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Inhibition of Microtubule Depolymerization by Osmolytes

Bachand, George D., Jain, Rishi, Ko, Randy, Bouxsein, Nathan F., VanDelinder, Virginia
Biomacromolecules 2018 v.19 no.7 pp. 2401-2408
depolymerization, eukaryotic cells, microtubules, neoplasms, neurodegenerative diseases, osmotic pressure, paclitaxel, physiology, polyethylene glycol, polymerization, proteins, therapeutics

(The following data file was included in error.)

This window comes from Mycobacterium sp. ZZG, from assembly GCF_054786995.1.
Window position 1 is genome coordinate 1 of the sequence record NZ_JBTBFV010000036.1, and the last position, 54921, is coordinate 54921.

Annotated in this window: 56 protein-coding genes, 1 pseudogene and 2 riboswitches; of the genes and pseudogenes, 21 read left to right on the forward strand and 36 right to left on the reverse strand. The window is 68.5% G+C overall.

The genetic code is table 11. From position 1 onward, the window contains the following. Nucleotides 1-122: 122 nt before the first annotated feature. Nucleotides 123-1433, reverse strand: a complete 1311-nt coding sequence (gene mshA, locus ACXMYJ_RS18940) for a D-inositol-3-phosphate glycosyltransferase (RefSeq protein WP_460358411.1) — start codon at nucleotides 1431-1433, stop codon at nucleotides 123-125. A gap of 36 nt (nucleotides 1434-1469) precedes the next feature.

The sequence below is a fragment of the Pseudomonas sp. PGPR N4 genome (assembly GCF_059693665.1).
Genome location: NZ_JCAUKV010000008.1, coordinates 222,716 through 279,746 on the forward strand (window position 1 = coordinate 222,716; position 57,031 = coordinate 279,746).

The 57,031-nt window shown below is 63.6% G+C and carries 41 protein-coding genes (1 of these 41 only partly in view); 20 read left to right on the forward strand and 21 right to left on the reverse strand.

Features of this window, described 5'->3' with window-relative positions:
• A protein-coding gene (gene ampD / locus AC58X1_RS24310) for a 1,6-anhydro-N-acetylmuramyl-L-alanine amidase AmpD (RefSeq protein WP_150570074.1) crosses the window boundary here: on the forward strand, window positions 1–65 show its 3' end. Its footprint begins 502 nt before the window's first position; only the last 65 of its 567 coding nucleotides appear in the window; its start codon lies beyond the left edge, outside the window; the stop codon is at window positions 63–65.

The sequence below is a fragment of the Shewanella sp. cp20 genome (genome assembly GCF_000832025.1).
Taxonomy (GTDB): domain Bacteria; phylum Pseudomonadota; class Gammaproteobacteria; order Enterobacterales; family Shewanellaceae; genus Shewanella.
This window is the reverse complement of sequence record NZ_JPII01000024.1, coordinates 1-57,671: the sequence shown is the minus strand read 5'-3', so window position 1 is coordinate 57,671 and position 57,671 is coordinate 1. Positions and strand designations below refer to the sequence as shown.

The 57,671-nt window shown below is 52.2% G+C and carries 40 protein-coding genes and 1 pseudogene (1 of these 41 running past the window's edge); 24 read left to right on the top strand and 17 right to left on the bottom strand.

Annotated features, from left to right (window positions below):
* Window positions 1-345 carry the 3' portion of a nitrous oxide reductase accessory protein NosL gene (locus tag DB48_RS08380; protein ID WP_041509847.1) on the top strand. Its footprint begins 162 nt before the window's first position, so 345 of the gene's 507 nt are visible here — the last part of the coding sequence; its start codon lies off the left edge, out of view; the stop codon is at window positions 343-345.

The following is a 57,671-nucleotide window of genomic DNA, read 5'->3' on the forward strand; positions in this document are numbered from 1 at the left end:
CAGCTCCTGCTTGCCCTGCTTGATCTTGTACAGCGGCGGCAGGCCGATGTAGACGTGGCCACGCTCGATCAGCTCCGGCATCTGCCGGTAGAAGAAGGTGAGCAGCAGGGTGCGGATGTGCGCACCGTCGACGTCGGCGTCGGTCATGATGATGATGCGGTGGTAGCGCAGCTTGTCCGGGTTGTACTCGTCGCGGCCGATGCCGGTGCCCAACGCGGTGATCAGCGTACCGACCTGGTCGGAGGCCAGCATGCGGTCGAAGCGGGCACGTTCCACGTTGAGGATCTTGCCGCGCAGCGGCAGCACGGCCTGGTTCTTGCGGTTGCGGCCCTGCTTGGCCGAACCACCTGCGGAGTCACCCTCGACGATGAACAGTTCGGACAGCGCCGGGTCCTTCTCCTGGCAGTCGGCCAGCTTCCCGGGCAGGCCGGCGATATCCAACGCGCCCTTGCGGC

Microtubule dynamics play a critical role in the normal physiology of eukaryotic cells as well as a number of cancers and neurodegenerative disorders. The polymerization/depolymerization of microtubules is regulated by a variety of stabilizing and destabilizing factors, including microtubule-associated proteins and therapeutic agents (e.g., paclitaxel, nocodazole). Here we describe the ability of the osmolytes polyethylene glycol (PEG) and trimethylamine-N-oxide (TMAO) to inhibit the depolymerization of individual microtubule filaments for extended periods of time (up to 30 days). We further show that PEG stabilizes microtubules against both temperature- and calcium-induced depolymerization. Our results collectively suggest that the observed inhibition may be related to combination of the kosmotropic behavior and excluded volume/osmotic pressure effects associated with PEG and TMAO. Taken together with prior studies, our data suggest that the physiochemical properties of the local environment can regulate microtubule depolymerization and may potentially play an important role in in vivo microtubule dynamics.